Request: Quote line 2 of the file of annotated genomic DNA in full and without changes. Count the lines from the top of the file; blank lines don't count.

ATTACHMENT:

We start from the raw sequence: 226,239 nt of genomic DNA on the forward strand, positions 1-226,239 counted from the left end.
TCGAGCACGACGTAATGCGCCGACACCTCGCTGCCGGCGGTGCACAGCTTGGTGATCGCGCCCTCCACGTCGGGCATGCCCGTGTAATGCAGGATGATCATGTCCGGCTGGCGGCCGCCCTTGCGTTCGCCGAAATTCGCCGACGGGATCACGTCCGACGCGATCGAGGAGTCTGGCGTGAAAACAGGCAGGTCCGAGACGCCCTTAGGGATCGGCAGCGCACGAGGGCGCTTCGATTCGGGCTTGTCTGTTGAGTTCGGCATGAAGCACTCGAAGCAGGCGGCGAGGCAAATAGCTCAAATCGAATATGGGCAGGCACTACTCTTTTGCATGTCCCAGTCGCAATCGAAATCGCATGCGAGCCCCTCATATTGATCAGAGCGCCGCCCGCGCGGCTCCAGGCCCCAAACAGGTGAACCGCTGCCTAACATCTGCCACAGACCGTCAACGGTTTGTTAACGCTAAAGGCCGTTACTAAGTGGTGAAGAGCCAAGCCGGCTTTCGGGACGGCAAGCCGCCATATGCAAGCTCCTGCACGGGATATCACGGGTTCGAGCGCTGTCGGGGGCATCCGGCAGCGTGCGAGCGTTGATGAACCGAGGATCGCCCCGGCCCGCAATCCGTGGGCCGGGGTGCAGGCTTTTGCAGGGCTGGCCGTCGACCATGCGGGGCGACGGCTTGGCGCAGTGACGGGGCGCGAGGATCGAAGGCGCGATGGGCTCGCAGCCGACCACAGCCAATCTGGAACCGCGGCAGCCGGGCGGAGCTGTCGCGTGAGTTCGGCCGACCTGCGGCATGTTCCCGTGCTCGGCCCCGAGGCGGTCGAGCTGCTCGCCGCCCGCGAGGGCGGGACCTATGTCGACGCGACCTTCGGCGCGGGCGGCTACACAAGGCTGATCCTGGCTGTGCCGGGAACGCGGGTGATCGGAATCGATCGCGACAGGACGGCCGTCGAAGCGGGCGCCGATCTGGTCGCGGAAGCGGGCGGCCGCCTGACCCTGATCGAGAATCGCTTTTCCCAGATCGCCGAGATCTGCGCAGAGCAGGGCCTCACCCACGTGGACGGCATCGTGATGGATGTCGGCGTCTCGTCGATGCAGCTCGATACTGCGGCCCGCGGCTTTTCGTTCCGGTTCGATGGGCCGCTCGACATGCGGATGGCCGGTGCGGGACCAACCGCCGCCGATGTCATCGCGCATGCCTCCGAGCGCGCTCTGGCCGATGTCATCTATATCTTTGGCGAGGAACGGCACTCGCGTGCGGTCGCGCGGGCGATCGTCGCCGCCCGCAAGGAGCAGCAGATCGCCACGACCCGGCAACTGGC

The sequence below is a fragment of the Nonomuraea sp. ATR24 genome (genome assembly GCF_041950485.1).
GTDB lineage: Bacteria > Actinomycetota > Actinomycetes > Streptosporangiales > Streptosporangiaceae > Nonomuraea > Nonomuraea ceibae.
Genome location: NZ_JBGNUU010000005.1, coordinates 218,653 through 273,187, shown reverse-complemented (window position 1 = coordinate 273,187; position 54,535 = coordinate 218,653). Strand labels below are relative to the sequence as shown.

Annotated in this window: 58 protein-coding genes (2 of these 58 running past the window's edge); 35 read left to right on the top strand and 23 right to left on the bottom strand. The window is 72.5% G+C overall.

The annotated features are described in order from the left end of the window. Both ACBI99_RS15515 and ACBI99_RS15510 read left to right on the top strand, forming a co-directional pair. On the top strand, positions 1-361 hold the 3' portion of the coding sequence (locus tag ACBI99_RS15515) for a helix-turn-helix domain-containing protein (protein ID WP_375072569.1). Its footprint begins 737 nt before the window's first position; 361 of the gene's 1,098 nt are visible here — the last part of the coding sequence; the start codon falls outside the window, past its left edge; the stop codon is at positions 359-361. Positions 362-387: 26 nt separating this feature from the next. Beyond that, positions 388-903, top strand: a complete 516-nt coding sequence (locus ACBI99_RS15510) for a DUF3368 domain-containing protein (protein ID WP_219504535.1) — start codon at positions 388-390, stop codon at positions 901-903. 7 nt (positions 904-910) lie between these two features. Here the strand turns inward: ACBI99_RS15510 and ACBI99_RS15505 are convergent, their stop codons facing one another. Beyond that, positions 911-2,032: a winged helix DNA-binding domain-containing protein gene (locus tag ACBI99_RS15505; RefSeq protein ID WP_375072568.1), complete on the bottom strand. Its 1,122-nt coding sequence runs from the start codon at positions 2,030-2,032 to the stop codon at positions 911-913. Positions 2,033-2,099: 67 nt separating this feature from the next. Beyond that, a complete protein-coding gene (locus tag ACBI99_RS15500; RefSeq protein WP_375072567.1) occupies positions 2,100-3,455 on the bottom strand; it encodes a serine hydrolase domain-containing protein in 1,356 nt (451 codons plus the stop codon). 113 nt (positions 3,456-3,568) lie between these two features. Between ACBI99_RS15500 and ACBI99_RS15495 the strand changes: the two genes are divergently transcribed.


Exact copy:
TCGAGCACGACGTAATGCGCCGACACCTCGCTGCCGGCGGTGCACAGCTTGGTGATCGCGCCCTCCACGTCGGGCATGCCCGTGTAATGCAGGATGATCATGTCCGGCTGGCGGCCGCCCTTGCGTTCGCCGAAATTCGCCGACGGGATCACGTCCGACGCGATCGAGGAGTCTGGCGTGAAAACAGGCAGGTCCGAGACGCCCTTAGGGATCGGCAGCGCACGAGGGCGCTTCGATTCGGGCTTGTCTGTTGAGTTCGGCATGAAGCACTCGAAGCAGGCGGCGAGGCAAATAGCTCAAATCGAATATGGGCAGGCACTACTCTTTTGCATGTCCCAGTCGCAATCGAAATCGCATGCGAGCCCCTCATATTGATCAGAGCGCCGCCCGCGCGGCTCCAGGCCCCAAACAGGTGAACCGCTGCCTAACATCTGCCACAGACCGTCAACGGTTTGTTAACGCTAAAGGCCGTTACTAAGTGGTGAAGAGCCAAGCCGGCTTTCGGGACGGCAAGCCGCCATATGCAAGCTCCTGCACGGGATATCACGGGTTCGAGCGCTGTCGGGGGCATCCGGCAGCGTGCGAGCGTTGATGAACCGAGGATCGCCCCGGCCCGCAATCCGTGGGCCGGGGTGCAGGCTTTTGCAGGGCTGGCCGTCGACCATGCGGGGCGACGGCTTGGCGCAGTGACGGGGCGCGAGGATCGAAGGCGCGATGGGCTCGCAGCCGACCACAGCCAATCTGGAACCGCGGCAGCCGGGCGGAGCTGTCGCGTGAGTTCGGCCGACCTGCGGCATGTTCCCGTGCTCGGCCCCGAGGCGGTCGAGCTGCTCGCCGCCCGCGAGGGCGGGACCTATGTCGACGCGACCTTCGGCGCGGGCGGCTACACAAGGCTGATCCTGGCTGTGCCGGGAACGCGGGTGATCGGAATCGATCGCGACAGGACGGCCGTCGAAGCGGGCGCCGATCTGGTCGCGGAAGCGGGCGGCCGCCTGACCCTGATCGAGAATCGCTTTTCCCAGATCGCCGAGATCTGCGCAGAGCAGGGCCTCACCCACGTGGACGGCATCGTGATGGATGTCGGCGTCTCGTCGATGCAGCTCGATACTGCGGCCCGCGGCTTTTCGTTCCGGTTCGATGGGCCGCTCGACATGCGGATGGCCGGTGCGGGACCAACCGCCGCCGATGTCATCGCGCATGCCTCCGAGCGCGCTCTGGCCGATGTCATCTATATCTTTGGCGAGGAACGGCACTCGCGTGCGGTCGCGCGGGCGATCGTCGCCGCCCGCAAGGAGCAGCAGATCGCCACGACCCGGCAACTGGC